TUANZ chairman Chris O’Connell concedes that plans for closer collaboration between TUANZ and InternetNZ are in sympathy with his views as “one of the internet generation”, but the move is not specifically an initiative of his, he says.
Rather, his assumption of the chairmanship and the drawing together of the two organisations are both part of a generational change affecting the whole telecoms field, he says.
Exploration of common interests between the organisations was going on three years ago, when Colin Jackson was president of InternetNZ and Merv Altments was his counterpart at TUANZ, O’Connell says. About two years ago lines were set up for formal exchanges between TUANZ’s policy committee and InternetNZ’s public policy committee, he says.
While the two organisations have their distinct areas of specialisation — InternetNZ is not greatly concerned with the mobile phone space, for example — they have large areas of common interest as well.
IPv6 is a good example, O’Connell says. It has gone beyond being a technical concern and is now engaging the CIOs and application-level network managers who are TUANZ’s member base.
Former ICT minister Paul Swain’s involvement with InternetNZ has also been a significant influence on the convergence.
With Telecom and its competitors moving increasingly to IP, the telcomms and internet fields are merging.
TUANZ has a number of members that are unbundling services and going direct to the likes of FX Networks and CityNet rather than relying on telecommunications providers with a telephone background, O’Connell says.
Serious questions are being asked about costs. As Telecom uses IP to drive down costs, users will demand that the savings be passed through to them, O’Connell says. Such issues will benefit from coordinated lobbying.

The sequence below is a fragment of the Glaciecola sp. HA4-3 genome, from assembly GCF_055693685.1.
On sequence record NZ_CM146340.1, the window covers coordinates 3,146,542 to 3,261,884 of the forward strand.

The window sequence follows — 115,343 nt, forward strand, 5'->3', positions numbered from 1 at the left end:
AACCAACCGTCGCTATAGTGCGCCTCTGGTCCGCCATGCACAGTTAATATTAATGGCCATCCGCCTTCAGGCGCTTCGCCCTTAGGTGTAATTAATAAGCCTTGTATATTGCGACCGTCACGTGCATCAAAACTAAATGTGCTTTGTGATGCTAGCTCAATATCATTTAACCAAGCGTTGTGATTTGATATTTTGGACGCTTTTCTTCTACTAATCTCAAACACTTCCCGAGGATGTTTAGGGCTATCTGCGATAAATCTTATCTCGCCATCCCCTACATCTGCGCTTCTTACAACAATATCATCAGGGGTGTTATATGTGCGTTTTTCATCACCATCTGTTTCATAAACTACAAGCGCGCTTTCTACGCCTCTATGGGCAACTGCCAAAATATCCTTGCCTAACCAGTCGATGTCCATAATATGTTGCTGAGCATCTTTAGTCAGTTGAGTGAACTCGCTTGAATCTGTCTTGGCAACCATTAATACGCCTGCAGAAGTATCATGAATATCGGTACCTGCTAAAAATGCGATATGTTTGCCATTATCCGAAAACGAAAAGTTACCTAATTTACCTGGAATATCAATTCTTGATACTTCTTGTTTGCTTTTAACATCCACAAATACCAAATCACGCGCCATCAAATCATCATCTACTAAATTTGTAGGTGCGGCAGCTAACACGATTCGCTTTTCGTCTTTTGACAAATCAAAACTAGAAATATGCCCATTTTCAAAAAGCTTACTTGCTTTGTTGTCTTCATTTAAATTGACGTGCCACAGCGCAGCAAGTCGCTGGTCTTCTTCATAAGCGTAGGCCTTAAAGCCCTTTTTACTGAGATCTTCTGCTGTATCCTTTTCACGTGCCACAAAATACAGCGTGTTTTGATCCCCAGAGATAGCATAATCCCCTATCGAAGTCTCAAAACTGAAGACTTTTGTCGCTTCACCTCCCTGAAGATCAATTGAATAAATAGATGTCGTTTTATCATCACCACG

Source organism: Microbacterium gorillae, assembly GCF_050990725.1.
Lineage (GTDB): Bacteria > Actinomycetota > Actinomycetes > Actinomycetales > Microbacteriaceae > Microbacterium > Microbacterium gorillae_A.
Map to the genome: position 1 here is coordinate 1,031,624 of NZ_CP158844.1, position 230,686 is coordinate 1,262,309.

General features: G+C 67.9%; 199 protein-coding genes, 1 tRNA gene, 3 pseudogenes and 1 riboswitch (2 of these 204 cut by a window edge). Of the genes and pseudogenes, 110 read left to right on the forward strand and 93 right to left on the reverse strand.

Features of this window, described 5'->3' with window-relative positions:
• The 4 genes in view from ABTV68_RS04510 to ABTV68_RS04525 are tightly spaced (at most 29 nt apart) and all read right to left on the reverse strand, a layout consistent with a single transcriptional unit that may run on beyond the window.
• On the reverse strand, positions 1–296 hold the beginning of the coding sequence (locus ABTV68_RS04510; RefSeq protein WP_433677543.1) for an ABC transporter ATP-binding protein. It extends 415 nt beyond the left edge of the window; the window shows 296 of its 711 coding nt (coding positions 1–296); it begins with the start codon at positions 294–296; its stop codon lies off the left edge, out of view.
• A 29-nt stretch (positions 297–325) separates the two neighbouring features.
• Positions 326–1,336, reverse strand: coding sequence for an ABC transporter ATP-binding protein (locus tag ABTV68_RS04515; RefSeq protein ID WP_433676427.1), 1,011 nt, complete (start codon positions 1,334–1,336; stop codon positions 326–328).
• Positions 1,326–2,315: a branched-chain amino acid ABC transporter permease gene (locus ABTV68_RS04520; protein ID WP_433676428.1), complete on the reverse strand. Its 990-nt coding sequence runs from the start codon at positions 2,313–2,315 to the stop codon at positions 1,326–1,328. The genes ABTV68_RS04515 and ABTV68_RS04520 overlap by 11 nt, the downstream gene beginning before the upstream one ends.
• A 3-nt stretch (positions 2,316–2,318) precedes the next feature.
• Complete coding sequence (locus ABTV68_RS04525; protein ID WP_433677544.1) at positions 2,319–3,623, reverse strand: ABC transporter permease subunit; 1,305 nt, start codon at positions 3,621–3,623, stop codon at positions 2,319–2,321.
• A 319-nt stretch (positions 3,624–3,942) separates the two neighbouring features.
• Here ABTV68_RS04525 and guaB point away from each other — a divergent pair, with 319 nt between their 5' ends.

Does he see any prospect of a complete merger in which TUANZ or InternetNZ might lose their separate identity?
“Erm, no”, he says cautiously. “We might revisit our identity, though.”
Even if negotiations don’t go as far as a full merger, he says, it might reach the point where the two organisations are sharing back-office functions.
“There is a lot of fit, but the details have to be worked through.”
O’Connell says the new National government clearly has a mandate for extensive broadband implementation, but the voting public would mostly have seen that as simply involving laying some fast pipes.
The detail of how National sees that capacity being used to the benefit of the economy has yet to be disclosed, he says.
“A number of positive things have been done over the past nine years, and there are some babies that we wouldn’t like to see thrown out with the bathwater,” O’Connell says.
Much will now depend on the person chosen to be ICT minister, he says. Maurice Williamson would bring a different slant to the portfolio from Jonathan Coleman, with his broadcasting background, or Tukituki MP Craig Foss, founder of wireless ISP AirNet.
InternetNZ calls for continuity
InternetNZ is keen to see benefits of the Digital Strategy and the Digital Development Forum and Council retained under the National-led government, says spokesman Jordan Carter.
InternetNZ congratulates the government on its victory at the polls and pointedly notes the promise it made of a fibre-based broadband network subsidised with $1.5 billion of public money.
The DDC and DDF will deliver good results for the country, and provide one forum where the new administration can work through the details of its policy agenda, Carter says. “The existing Digital Strategy remains a useful framework for government action in this area.
“With the pledged support for real broadband rollout, these are exciting times for the industry, and the next few months will be a busy time both for the new government and the industry.”
Carter stood as a Labour candidate in Hunua, where he came second to National candidate Paul Hutcheson — but claimed more votes than ACT’s Roger Douglas.